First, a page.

Chinese city of 3 million announces cutoff of water supply, sparking water-buying rush

A city of 3 million people in China's northeast announced that it will shut down its water system for four days, prompting residents to strip supermarket shelves of bottled water, news reports said Tuesday.

The government of Harbin said it had to shut down the system to check water quality, according to the government's China Daily newspaper and the Web site Northeast Net.

The shutdown takes effect at midday Tuesday, the reports said. They didn't say how many homes would be affected.

On Monday, "anxious residents thronged supermarkets and shops to buy whatever they could lay their hands on," the China Daily said. Photos in the newspaper showed supermarkets with shelves labelled "drinking water" standing empty.

"To ensure the safety of water, the municipal government has decided to thoroughly check the city's water supply system and cut off supply temporarily," said a city statement quoted by the newspaper.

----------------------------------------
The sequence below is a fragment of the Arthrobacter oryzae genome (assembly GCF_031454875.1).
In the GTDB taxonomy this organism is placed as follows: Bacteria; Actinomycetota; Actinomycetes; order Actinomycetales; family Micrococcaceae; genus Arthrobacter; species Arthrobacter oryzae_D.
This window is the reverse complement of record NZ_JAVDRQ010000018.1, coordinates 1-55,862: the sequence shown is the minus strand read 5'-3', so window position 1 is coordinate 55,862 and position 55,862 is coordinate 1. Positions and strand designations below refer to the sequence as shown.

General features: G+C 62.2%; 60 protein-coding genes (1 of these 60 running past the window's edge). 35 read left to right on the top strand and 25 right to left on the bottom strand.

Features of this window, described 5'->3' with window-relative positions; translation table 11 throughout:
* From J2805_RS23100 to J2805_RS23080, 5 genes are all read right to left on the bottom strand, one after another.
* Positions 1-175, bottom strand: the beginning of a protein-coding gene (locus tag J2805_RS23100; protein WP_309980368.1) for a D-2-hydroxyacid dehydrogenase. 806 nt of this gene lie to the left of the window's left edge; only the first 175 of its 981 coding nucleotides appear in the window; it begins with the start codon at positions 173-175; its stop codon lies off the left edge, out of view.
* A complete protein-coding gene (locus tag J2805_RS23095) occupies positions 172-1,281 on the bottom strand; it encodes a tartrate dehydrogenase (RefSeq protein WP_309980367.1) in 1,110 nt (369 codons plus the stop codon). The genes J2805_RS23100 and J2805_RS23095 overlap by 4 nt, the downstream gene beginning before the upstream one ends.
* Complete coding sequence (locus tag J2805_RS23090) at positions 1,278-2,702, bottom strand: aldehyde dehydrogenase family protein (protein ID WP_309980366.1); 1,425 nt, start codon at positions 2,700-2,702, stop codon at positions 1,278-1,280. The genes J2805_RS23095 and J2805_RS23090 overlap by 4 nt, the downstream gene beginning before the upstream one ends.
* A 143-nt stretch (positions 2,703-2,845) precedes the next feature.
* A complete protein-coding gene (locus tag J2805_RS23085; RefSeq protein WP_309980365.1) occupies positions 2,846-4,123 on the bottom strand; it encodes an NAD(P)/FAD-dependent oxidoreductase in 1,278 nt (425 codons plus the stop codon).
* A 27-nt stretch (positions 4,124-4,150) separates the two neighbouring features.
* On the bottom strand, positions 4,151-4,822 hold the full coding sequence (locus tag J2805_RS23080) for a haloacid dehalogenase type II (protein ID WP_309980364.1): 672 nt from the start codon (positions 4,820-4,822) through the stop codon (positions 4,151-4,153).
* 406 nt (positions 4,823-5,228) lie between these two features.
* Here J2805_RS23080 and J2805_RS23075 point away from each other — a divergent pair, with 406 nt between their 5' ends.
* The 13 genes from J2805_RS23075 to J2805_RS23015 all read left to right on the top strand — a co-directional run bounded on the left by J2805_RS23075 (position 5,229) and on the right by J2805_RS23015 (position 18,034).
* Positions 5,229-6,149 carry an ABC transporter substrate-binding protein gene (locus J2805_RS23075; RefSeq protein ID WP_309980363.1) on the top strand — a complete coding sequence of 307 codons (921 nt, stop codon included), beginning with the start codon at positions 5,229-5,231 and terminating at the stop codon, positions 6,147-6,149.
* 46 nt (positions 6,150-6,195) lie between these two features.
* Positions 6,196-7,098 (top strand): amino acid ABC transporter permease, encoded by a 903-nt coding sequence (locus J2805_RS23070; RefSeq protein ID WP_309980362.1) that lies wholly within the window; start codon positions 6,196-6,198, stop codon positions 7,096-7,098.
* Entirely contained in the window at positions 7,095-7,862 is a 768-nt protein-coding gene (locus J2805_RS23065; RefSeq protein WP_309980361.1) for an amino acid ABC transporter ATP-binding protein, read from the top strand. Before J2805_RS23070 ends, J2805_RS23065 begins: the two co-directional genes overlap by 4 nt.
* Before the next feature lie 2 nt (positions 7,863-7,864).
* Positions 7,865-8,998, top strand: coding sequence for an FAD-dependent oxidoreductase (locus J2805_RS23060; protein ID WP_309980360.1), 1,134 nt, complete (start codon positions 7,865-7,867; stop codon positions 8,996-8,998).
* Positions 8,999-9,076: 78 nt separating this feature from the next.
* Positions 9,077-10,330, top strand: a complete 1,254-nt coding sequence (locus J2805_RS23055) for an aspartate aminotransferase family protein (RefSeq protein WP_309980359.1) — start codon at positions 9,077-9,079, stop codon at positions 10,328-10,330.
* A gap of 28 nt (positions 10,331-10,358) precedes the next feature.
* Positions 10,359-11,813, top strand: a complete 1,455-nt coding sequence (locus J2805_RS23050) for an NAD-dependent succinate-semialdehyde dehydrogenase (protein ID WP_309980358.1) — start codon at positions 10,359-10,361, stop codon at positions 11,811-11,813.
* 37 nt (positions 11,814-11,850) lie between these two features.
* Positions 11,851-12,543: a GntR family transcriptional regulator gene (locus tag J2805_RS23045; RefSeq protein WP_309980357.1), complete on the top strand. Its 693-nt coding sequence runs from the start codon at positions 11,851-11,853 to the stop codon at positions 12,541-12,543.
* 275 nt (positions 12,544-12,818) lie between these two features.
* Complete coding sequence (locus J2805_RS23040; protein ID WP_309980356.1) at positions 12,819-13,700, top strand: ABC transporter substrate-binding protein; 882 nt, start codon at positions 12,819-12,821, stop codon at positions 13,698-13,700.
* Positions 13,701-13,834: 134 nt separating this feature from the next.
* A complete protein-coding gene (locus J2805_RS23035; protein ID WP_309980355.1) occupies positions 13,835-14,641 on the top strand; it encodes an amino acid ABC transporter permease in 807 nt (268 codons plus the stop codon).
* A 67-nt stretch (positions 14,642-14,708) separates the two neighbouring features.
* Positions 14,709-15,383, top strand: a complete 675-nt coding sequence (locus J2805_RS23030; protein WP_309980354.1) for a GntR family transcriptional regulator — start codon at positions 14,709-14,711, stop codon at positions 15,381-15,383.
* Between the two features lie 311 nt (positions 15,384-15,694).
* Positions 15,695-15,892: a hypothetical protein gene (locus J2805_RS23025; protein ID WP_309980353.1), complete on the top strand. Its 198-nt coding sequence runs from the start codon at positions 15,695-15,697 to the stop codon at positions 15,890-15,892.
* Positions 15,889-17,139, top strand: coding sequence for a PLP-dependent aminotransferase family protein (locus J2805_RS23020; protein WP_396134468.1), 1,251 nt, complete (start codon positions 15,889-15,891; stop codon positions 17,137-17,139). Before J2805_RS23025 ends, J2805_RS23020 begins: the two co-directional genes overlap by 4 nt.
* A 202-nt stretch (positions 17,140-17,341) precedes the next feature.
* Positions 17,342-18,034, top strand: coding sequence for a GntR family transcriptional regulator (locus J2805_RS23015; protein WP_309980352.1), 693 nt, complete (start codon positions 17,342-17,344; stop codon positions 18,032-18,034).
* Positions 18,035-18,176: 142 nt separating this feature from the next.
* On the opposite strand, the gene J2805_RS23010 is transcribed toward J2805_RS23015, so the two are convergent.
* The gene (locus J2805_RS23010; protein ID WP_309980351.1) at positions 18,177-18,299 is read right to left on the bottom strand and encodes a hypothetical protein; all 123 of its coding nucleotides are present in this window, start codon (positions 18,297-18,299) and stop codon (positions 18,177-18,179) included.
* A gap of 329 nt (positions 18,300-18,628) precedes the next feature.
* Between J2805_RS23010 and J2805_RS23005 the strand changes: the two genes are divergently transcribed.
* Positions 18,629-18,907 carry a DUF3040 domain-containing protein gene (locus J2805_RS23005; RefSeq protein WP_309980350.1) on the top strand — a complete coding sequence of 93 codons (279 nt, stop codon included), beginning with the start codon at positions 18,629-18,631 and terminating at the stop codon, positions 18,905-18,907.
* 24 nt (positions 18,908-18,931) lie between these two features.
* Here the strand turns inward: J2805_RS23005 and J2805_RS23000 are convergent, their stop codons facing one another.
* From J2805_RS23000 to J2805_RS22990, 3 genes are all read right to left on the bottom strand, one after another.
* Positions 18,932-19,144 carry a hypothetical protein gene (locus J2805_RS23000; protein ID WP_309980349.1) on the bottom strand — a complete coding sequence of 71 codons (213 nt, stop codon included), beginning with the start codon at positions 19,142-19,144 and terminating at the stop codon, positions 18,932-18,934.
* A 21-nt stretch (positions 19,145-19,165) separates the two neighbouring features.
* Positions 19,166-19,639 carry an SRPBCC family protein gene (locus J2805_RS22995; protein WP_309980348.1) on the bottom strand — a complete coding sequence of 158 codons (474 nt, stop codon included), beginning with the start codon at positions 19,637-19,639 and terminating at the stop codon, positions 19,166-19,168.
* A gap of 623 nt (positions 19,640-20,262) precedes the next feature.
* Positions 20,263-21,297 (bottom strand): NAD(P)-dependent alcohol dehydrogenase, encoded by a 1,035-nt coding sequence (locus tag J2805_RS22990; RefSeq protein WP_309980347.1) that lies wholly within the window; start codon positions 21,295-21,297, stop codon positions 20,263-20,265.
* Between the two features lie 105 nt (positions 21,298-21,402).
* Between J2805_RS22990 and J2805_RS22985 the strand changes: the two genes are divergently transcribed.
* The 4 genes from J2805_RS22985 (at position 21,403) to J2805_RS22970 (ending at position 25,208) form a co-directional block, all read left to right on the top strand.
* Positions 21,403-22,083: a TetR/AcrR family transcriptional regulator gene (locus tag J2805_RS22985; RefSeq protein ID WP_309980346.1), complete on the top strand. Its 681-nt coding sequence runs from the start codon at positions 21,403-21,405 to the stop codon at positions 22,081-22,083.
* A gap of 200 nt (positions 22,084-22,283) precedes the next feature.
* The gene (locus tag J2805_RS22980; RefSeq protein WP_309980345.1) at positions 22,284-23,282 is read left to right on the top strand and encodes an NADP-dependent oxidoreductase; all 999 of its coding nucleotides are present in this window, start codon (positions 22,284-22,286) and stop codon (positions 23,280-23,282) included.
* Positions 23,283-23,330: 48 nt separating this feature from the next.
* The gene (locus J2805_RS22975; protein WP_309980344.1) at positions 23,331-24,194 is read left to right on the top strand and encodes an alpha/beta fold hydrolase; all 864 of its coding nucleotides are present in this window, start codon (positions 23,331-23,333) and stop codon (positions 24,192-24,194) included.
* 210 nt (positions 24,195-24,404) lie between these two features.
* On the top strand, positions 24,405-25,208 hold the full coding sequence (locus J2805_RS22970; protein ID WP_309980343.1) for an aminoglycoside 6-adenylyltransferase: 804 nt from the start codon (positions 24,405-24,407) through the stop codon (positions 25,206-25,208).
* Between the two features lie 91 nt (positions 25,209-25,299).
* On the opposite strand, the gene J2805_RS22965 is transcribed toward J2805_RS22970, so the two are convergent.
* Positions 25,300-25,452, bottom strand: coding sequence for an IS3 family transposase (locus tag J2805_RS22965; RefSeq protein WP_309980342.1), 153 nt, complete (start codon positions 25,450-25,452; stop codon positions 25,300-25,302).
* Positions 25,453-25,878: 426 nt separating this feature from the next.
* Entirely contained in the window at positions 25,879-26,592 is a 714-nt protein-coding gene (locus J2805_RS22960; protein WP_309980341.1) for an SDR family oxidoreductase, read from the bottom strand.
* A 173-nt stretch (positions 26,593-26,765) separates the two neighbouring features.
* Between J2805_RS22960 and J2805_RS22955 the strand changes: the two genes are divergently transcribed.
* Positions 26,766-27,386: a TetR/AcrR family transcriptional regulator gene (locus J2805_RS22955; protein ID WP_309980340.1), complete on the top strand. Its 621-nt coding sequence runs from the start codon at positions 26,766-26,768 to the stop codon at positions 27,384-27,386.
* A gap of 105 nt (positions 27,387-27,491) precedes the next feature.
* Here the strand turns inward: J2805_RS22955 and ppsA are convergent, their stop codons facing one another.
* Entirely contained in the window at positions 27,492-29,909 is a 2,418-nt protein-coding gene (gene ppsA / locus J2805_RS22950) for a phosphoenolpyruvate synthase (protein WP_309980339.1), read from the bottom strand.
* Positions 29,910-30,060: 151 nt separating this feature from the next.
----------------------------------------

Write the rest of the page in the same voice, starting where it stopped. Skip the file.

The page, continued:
The statement mentions an explosion last week at a petrochemical plant in the nearby city of Jilin, which is upstream from Harbin on the Songhua River, the newspaper said.

"The lack of details led to swirling rumors that the water in Songhua River, which supplies the city, was contaminated as a result of a chemical plant blast," the newspaper said.

But city officials said there was nothing wrong with the city's water supply, the report said.

Prices of bottled water have doubled, and the city government has ordered bathhouses and car washes to suspend operation, the China Daily said, AP reported. V.A.

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